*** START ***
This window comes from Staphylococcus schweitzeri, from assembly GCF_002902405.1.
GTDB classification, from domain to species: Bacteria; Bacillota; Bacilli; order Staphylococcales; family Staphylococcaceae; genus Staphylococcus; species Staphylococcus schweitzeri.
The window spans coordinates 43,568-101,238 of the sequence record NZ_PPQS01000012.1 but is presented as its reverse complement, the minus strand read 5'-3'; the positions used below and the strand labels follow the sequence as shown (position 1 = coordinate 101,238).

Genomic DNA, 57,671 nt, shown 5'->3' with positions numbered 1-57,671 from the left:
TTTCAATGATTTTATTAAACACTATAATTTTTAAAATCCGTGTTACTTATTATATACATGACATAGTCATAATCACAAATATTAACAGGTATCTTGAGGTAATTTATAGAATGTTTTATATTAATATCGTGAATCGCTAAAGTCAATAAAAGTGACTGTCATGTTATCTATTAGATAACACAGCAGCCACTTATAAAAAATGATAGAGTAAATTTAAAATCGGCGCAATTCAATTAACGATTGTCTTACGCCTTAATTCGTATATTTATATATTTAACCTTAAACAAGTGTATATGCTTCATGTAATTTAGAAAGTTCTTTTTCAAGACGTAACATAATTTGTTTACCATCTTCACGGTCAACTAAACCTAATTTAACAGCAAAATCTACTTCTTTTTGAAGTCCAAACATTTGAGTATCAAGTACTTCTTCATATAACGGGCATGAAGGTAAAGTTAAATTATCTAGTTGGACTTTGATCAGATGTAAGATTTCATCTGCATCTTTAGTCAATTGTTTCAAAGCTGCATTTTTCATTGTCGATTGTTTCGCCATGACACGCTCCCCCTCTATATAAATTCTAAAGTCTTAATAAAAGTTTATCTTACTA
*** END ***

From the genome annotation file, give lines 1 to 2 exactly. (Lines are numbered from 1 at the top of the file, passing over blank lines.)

This window comes from Staphylococcus schweitzeri, from assembly GCF_002902405.1.
GTDB classification, from domain to species: Bacteria; Bacillota; Bacilli; order Staphylococcales; family Staphylococcaceae; genus Staphylococcus; species Staphylococcus schweitzeri.